Is America in crisis? A profound argument has been made that in the last eight years, America has been deep in crises affecting all realms of our livelihood from personal safety to personal health: 9/11, the Great Recession, and the swine flu pandemic. For example, data from the current US Census indicates that the recession has done much to effect the way of life of Americans: more people are delaying marriage and purchasing homes, more are carpooling yet traffic has worsened, and less people are migrating to new cities. Are these events harsh crises or actual opportunities? I would argue that these crises have presented an opportunity for Americans to rethink their way of life in particular when it comes to security, finances and health perhaps for the better. How is this possible?
First, how about the Great Recession? The balance sheets of many Americans have been hard hit. In response to their shrinking savings pool, senior citizens and near-retirees have been forced to scale back their way of living, some have chosen to retire later, and many retirees have re-entered the work force. Recent data from the US Census has shown that nearly 15.5% of Americans 65 and over (6.1 million) were in the labor force up from 15% in 2007. Many mid-age or new workers have been coerced into substandard salaries or taking employment positions that, in normal economic conditions, would be unattractive to them.
In this economy, many working professionals are left with the prospect of low-paid unskilled work, if available, and large debts. According to the US Department of Education, even many university and college students have extended their stay in academia for fear of the job market.
Consumer spending has been hit as well, showing a severe decline in the past year. Although in the most recent assessment there has been an uptick in this reading of the economy, the fear is, any further strain in this critical element of the economic cog could worsen any improvement seen in the US economy in the short-term.
Out of this crisis, however, are opportunities. Since more Americans have decided to either stay in school longer or to return to school this has created a more educated America. In addition, Americans have been tightening the belt on their discretionary spending, creating what appears to be a more budget conscious America a phenomena reminiscent of the Great Depression. Perhaps then, Americans have learned to spend less then they actually earn?
Second, how real is this swine flu pandemic? According to the Center for Disease Prevention and Control, existing reports suggest of approximately 50,000 cases, the virus has caused more than 600 deaths and more than 9,000 hospitalizations since first being identified in April. This is a staggering number, given that these cases consist of nearly one-fifth of all the reported cases of the swine flu worldwide. Western nations, in response, have rushed in creating a swine flu vaccine which is due to appear in late October. The new vaccine is debuting at a time when the World Health Organization has predicted a second wave of the swine flu to occur as the heavily populated northern hemisphere edges towards the flu-thriving cooler season.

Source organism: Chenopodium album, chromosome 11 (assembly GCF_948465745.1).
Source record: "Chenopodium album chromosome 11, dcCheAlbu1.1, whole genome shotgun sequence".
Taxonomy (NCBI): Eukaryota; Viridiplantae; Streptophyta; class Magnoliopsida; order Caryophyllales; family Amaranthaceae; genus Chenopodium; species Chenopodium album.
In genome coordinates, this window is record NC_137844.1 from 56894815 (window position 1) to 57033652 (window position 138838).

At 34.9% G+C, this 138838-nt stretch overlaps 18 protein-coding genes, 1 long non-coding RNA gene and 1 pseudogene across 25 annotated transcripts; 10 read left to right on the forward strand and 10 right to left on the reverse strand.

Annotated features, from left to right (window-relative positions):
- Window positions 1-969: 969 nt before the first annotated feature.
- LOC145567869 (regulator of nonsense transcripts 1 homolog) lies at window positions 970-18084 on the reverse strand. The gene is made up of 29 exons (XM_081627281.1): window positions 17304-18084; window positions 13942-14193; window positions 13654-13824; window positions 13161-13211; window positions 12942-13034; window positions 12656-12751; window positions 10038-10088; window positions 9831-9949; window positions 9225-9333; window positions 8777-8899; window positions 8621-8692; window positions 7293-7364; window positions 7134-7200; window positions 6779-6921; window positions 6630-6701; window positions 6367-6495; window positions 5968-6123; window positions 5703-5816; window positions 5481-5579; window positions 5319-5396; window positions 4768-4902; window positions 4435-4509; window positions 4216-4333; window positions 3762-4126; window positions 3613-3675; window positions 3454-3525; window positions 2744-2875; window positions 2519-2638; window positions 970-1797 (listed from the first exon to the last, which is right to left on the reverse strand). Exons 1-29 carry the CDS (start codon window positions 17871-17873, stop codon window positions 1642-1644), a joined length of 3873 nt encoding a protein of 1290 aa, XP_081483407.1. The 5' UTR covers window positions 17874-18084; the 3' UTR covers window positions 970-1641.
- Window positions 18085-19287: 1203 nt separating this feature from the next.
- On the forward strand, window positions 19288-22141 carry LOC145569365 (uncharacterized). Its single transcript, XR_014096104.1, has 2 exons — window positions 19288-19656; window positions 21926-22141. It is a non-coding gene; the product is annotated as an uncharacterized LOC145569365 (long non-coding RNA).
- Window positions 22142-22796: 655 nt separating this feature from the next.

Although the public focus on this pandemic has subsided to a degree, schools, malls, hospitals and even many public spaces have placed a sharper focus on maintaining strict hygiene measures and, in some cases, have closed operations temporarily due to an immediate threat. Some government agencies have initiated awareness programs, i.e. television ads, educating their citizenry of the dangers of the swine flu and the need for precautionary measures. In response, many Americans have placed a premium on maintaining heightened hygienic standards in their daily routines and have become more health conscious.
Third, lets discuss 9/11. There is no doubt that this crisis has dramatically reshaped security measures in this country, and perhaps the argument can be made for most of the world. What has transpired since then, and has continued to develop, is a focus on potential terrorist threats. One can argue on how this is different from previous Cold War nuclear threats, is this emphasis on protecting borders, airports, malls, bridges, tunnels, stadiums and even parking lots from external threats encompassing biological, chemical, nuclear and other bomb-style threats (i.e. the anthrax scare shortly after 9/11). For a time after 9/11, American tourism had been at a standstill. Since then, the dramatic nature of the immediate terrorist threat has subsided. Yet, it is clear that Americans have become more security conscious and are willing to accept a substantial compromise to their rights in order for officials to better control these threats.
For some, these crises have been another unnecessary struggle to endure. Others may see a slight silver lining in these difficult struggles, that there has been a raise of consciousness among Americans in three distinct ways: security, finances, and health. Americans have shown resolve in these difficult and tense moments, and have shown an increasing concern to place a premium on security, in maintaining a more balanced savings-and-spending lifestyle, and placing a sharper focus on sanitation and proper hygiene. Although the hysteria around these crises are given due attention, it is critical to recognize as well that America has changed. The degree of this change is perhaps much more substantial than anyone may have expected: a dramatic alteration of the lifestyle of Americans in the new millennium.
Emanuel G. Boussios is a professor of sociology at Hofstra University, Hempstead, N.Y. Email Emanuel.Boussios@hofstra.edu.
From The Progressive Populist, November 1, 2009
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